Children's and Liturgical Opera Company, LLC
www.chancelopera.com
 
CHILDREN'S OPERA: Isis and Osiris
 
 

ISIS AND OSIRIS

a children's musical play by Jeanne Sandahl

written in collaboration with Worthington Hooker Elementary School fourth grade students Erin Dalli, Philip DeBush, Alix Guerrier,
Jenna Snow and Peter Whitney

music and lyrics by Susan Hulsman Bingham

ISIS AND OSIRIS poster by Deborah Meinrath
hieroglyphics by Dina Amento and Yukiko Tobe
 

VOICING:

 

trebles; no solos, though individual parts are acted.

CAST:

 

(in order of appearance) Father/Narrator, Horenhab (a small child), Tietite (a small child), Thoth (god of wisdom), Throne Bearers, Ra (sun god-pharoah), Nut (sky goddess), Khonsu (moon god), Isis (goddess of magic), Other Gods, Cobra, Osiris, Queen of Ethiopia, Set (evil brother of Osiris), Conspirators, Slaves, First Maid of Byblos, Second Maid of Byblos, Queen Astarte of Byblos, Alligator, fish.

ACCOMPANIMENT:

 

piano, synthesizer

CHORUS:

 

treble chorus

DANCE:

 

creative movement, simple

PROPS:

 

children can make what they need.

SOURCE OF TEXTS:

 

Greek mythology

LANGUAGE:

 

English

MUSICAL STYLE:

 

tonal, varied and colorful, simple

SOUND CLIP:

 

Click here to hear a sound clip sung by Worthington Hooker Elementary School Third and Fourth Grade Students.

SCENES:

 

one

DURATION:

 

45 minutes

PREMIER:

 

Spring, 1996, at the Worthington Hooker Elementary School. Stage Direction by Jeanne Bartlett Kerr
Music Direction by Carol Quimby Heath Choreography by Juliet Kerr

 
SYNOPSIS
 

A wealthy Egyptian father tells his ten children about how Thoth, Lord of Wisdom and Magic, approaches Ra, the Earth’s first pharaoh, and tells him that if Nut, the Lord of the Heavens, should bear a son, that son would one day rule in Egypt. In response to this news, Ra lays a curse on Nut so that she will never bear children at all. Nut laments, and Thoth tells her that though Ra’s curse must remain unbroken forever, he will try to help.Thoth asks Khonsu, the Moon God, for five new days to be fitted in between the end of the old year and the beginning of the new one. During those five news days, Nut bears five children: Osiris, Harmaches, Set, Isis, and Nephthys. Osiris eventually marries Isis and Nepthys marries Set. King Ra grows old, and Isis asks Thoth what she can do to help Osiris become king in Ra’s place. Isis creates a serpent which wounds Ra. He begs help from the gods, and Isis chants Ra’s secret name. As the poison leaves Ra’s body, he fades away. Osiris becomes king and Isis becomes queen. Father, continuing his story to his children, tells them that though Osiris’s and Isis’s kingdom is prosperous, Set is jealous. She creates a box and intends that he die there. The box drifts down the Nile and ends up in the heart of a tamarisk tree. Isis travels far and wide in search of Osiris, knowing that unless he has a proper funeral, his spirit will never rest. She arrive in Byblos, finds the coffin, and carries it to the palace. Isis turns herself into an old woman and sits by the shore, hoping to find a way to get into the palace. Astarte appears and tells Isis that her child, Diktys, is ill. Isis goes with Astarte to the child’s nursery and heals him. Astarte is curious about Isis’s powers and spies on her as she dances and sings a plea for help for Osiris. At the end of Isis’s song, Diktys cries, and Astarte leaps from her hiding place. Isis, angry, tells Astarte that since she has spied on her, Diktys will not grow up to be a god, but only a mortal. Astarte asks Isis’s forgiveness, and Isis promises that Diktys will be well. In return for this promise, Astarte gives Isis the coffin of her beloved Osiris, which she carries back to Egypt. Set discovers the box and chops it into pieces and throws in the Nile. Isis collects the parts, helped by a crocodile and other benevolent creatures, and Osiris comes together, whole. He tells Isis that he is now King of the Dead and will return to the earth and reign only after a battle with Set. Father concludes his story and the children, now sleepy, are coaxed to bed while the chorus sings a rousing tribute to Isis and Osiris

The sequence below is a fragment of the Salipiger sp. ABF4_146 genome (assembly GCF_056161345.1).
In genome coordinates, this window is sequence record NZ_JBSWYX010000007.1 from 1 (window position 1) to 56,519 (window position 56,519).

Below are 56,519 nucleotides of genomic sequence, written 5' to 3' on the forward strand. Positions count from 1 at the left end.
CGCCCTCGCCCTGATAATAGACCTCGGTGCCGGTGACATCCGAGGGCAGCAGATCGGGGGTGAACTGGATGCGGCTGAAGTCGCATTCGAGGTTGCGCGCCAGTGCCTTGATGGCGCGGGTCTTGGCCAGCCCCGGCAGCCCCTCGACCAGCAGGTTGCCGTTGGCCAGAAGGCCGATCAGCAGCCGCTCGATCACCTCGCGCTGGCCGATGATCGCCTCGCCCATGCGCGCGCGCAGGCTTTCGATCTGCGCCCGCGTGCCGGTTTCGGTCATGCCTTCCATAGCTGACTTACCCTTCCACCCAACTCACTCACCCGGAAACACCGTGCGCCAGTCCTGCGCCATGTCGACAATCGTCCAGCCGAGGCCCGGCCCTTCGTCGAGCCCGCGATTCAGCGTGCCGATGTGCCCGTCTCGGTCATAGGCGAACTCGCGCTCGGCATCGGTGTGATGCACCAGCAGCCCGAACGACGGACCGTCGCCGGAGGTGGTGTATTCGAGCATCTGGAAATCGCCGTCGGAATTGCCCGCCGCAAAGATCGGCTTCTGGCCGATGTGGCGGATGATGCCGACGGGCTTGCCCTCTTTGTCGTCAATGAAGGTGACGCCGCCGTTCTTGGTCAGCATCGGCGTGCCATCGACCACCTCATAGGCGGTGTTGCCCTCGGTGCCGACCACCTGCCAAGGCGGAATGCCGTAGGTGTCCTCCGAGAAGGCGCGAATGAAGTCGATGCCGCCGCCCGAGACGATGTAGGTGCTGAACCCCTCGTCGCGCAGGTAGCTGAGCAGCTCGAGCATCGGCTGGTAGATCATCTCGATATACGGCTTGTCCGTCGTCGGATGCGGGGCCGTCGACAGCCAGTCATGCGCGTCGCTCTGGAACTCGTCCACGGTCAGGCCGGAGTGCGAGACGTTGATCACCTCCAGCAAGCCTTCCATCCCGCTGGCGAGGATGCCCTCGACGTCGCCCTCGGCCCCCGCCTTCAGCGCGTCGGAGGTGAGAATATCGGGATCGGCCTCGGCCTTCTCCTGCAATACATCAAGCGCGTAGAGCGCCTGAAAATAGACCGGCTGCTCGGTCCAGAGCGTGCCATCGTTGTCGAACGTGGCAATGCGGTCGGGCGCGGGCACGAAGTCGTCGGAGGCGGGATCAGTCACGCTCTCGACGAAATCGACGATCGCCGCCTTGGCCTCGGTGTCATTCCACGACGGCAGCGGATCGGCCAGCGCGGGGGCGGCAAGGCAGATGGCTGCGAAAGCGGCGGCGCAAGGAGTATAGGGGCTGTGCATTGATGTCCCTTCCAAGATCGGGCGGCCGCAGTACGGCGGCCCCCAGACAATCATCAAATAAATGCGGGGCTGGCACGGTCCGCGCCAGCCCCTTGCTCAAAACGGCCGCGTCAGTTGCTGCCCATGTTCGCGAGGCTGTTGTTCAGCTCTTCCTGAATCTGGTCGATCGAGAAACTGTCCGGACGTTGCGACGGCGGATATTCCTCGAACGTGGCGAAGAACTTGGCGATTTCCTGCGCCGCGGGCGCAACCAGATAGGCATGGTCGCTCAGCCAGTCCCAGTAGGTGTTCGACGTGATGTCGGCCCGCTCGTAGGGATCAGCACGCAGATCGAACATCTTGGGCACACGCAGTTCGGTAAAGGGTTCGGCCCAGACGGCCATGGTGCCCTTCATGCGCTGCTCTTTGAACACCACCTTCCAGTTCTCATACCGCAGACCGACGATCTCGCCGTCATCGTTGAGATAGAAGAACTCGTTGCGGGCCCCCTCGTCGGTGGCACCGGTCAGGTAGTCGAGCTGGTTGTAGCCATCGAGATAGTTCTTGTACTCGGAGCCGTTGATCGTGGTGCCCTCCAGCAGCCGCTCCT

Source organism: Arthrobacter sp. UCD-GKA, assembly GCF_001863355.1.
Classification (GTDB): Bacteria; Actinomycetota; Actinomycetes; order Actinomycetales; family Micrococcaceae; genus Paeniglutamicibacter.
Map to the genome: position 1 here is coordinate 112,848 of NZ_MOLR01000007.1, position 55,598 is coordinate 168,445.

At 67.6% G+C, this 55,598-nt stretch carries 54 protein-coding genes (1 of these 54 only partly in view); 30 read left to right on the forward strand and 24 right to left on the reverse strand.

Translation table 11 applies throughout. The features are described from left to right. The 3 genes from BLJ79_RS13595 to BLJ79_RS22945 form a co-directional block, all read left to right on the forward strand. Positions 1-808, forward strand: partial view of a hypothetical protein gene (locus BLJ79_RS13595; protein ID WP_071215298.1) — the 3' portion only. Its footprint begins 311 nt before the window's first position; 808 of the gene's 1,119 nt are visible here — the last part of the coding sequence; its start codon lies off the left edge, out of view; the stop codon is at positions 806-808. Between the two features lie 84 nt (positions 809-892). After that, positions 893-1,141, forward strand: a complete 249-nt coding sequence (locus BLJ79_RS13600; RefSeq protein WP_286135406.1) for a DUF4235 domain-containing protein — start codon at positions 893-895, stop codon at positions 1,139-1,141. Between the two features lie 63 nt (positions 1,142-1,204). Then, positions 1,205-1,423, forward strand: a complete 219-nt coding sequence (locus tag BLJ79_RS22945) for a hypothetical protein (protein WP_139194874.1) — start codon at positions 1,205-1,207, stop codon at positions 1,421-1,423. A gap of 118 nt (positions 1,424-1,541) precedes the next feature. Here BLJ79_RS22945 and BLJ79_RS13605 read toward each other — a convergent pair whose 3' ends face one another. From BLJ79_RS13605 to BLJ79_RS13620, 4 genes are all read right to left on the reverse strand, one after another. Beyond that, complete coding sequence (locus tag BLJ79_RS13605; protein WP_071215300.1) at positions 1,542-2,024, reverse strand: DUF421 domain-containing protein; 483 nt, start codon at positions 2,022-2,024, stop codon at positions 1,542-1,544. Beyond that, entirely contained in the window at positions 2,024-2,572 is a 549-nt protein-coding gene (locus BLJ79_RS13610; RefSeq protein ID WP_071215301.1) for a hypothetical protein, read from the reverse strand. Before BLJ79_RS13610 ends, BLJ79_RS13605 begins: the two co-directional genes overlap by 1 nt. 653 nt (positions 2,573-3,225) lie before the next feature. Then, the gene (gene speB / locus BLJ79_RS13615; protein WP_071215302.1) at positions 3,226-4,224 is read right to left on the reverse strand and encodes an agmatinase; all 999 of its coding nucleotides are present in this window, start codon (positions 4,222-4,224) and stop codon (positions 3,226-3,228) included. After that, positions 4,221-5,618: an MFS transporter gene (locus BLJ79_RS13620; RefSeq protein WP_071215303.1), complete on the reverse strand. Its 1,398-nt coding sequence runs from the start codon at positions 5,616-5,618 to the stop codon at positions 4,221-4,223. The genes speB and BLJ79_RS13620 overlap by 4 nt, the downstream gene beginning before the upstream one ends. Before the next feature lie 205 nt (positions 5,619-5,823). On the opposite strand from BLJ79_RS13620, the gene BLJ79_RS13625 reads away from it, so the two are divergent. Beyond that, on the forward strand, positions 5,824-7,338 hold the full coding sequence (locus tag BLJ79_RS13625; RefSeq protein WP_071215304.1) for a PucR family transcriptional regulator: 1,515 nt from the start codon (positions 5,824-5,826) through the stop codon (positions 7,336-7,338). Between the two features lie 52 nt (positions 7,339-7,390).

Musical score: $58. Price includes performing rights and permission to make a limited number of copies for cast and accompanists (see contract agreement which accompanies order form).


DVD of premier performance at Worthington Hooker School:
$28. Includes shipping and handling.

CD of premier performance at Worthington Hooker School:
$10. Includes shipping and handling.
.

 

Composer's comment: We did this musical play as a year-end fourth grade project. It is a musical play full of the flavor of ancient Egypt, with spoken parts interspersed with songs, dances and incidental music. The music is simple and effective for children as young as second grade.

 

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